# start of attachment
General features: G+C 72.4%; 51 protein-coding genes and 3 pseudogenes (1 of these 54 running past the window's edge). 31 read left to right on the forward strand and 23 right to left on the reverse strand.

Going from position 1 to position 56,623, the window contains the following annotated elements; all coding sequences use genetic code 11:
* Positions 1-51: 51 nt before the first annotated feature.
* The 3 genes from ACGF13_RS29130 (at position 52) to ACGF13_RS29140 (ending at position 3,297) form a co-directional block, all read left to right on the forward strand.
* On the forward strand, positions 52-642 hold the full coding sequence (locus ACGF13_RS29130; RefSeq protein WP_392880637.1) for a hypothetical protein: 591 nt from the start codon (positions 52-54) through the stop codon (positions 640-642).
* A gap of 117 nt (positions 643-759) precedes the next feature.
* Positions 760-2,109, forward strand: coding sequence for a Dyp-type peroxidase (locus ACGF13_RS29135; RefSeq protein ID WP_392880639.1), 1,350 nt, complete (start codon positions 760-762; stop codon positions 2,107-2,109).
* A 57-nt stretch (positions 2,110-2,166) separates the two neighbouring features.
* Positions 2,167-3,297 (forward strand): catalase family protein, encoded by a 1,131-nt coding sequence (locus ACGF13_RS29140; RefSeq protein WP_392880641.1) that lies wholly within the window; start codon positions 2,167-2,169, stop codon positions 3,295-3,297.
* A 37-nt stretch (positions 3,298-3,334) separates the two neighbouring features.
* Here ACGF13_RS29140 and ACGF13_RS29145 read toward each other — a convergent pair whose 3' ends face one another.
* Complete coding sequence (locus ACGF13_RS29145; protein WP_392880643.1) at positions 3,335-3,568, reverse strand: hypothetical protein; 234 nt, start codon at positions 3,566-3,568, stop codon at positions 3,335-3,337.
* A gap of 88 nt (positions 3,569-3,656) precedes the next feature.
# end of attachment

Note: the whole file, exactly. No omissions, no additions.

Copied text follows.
General features: G+C 72.4%; 51 protein-coding genes and 3 pseudogenes (1 of these 54 running past the window's edge). 31 read left to right on the forward strand and 23 right to left on the reverse strand.

Going from position 1 to position 56,623, the window contains the following annotated elements; all coding sequences use genetic code 11:
* Positions 1-51: 51 nt before the first annotated feature.
* The 3 genes from ACGF13_RS29130 (at position 52) to ACGF13_RS29140 (ending at position 3,297) form a co-directional block, all read left to right on the forward strand.
* On the forward strand, positions 52-642 hold the full coding sequence (locus ACGF13_RS29130; RefSeq protein WP_392880637.1) for a hypothetical protein: 591 nt from the start codon (positions 52-54) through the stop codon (positions 640-642).
* A gap of 117 nt (positions 643-759) precedes the next feature.
* Positions 760-2,109, forward strand: coding sequence for a Dyp-type peroxidase (locus ACGF13_RS29135; RefSeq protein ID WP_392880639.1), 1,350 nt, complete (start codon positions 760-762; stop codon positions 2,107-2,109).
* A 57-nt stretch (positions 2,110-2,166) separates the two neighbouring features.
* Positions 2,167-3,297 (forward strand): catalase family protein, encoded by a 1,131-nt coding sequence (locus ACGF13_RS29140; RefSeq protein WP_392880641.1) that lies wholly within the window; start codon positions 2,167-2,169, stop codon positions 3,295-3,297.
* A 37-nt stretch (positions 3,298-3,334) separates the two neighbouring features.
* Here ACGF13_RS29140 and ACGF13_RS29145 read toward each other — a convergent pair whose 3' ends face one another.
* Complete coding sequence (locus ACGF13_RS29145; protein WP_392880643.1) at positions 3,335-3,568, reverse strand: hypothetical protein; 234 nt, start codon at positions 3,566-3,568, stop codon at positions 3,335-3,337.
* A gap of 88 nt (positions 3,569-3,656) precedes the next feature.